Commissaire Georges Dupin is originally Parisian, but he is enjoying his relocation to Brittany. He is sitting in a cafe with his morning coffee when he is summoned to Pont-Aven, where the 90-year-old owner of the Central Hotel was stabbed to death in the bar. It was Pierre-Louis Pennec’s habit to spend the evening there, sometimes with other people, sometimes alone. The death happened after the restaurant was closed.
No one at the hotel reports anything unusual. Pennec’s life revolved around the hotel, which had been in the family for generations. His grandmother had helped build Pont-Aven’s reputation as an artists’ haven by supporting artists, the most famous of whom was Gaugain. Copies of their paintings hang throughout the restaurant. The only unusual thing Dupin and his team can discover is that Pennec was told that week that he would not live long.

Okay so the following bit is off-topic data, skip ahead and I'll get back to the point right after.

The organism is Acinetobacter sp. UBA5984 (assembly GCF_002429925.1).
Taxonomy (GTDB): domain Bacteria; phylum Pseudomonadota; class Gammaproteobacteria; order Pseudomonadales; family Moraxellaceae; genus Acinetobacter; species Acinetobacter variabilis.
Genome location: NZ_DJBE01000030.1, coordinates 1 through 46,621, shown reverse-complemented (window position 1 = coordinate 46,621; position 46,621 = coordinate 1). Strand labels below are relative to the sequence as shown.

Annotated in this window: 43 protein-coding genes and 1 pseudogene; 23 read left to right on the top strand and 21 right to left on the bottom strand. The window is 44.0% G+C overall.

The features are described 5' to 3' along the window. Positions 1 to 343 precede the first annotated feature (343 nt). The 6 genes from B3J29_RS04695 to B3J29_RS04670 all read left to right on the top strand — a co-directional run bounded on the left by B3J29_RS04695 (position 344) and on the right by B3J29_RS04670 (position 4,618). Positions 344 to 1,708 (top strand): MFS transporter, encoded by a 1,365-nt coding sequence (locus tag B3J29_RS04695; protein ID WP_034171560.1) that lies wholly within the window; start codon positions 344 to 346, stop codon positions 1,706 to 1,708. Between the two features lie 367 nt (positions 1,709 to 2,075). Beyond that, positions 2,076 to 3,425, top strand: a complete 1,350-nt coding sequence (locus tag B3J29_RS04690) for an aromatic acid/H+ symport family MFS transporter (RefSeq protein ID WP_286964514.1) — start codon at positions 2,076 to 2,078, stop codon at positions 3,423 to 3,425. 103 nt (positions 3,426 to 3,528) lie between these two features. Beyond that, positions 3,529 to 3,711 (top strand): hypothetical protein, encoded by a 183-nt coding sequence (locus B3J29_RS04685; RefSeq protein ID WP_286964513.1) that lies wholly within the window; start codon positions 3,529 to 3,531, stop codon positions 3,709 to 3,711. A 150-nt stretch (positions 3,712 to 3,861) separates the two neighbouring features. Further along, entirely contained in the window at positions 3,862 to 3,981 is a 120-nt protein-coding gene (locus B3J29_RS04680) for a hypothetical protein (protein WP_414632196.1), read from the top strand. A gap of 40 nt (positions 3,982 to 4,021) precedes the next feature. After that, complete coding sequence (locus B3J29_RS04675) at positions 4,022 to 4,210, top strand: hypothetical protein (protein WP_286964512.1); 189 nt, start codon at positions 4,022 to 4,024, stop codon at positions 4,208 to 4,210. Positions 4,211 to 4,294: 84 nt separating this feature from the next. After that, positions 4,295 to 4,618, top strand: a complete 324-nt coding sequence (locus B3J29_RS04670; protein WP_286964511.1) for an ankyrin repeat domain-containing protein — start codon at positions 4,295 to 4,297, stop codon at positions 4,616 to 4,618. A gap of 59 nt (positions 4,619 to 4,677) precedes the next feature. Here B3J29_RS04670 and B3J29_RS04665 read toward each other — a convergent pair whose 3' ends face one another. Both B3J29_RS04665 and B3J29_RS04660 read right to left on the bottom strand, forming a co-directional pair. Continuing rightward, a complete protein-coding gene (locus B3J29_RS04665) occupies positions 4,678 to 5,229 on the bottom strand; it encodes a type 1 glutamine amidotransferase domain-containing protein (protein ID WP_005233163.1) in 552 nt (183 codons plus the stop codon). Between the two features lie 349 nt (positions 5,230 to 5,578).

Under suspicion are Pennec’s son and daughter-in-law, but they seem to have no motive. Also under suspicion is Pennec’s estranged half-brother.
The night after the murder someone breaks into the restaurant. But to all appearances, nothing was taken or has changed.
I was reading an advance copy and was at first put off by the writing, which was not stellar, particularly overuse of the word “very.” But these problems may be resolved in the published version. One thing Bannelec attempts is to illustrate the beauties of Brittany. Most of this material was interesting, and I appreciated the effort, even though sometimes the novel reads like a travel guide. But I have criticized other novels for not providing a sense of the location, and this one certainly attempts to do so.
The characters aren’t particularly distinctive. I kept confusing two of Dupin’s inspectors and several of the suspects. So, overall, I would rate this novel as just average.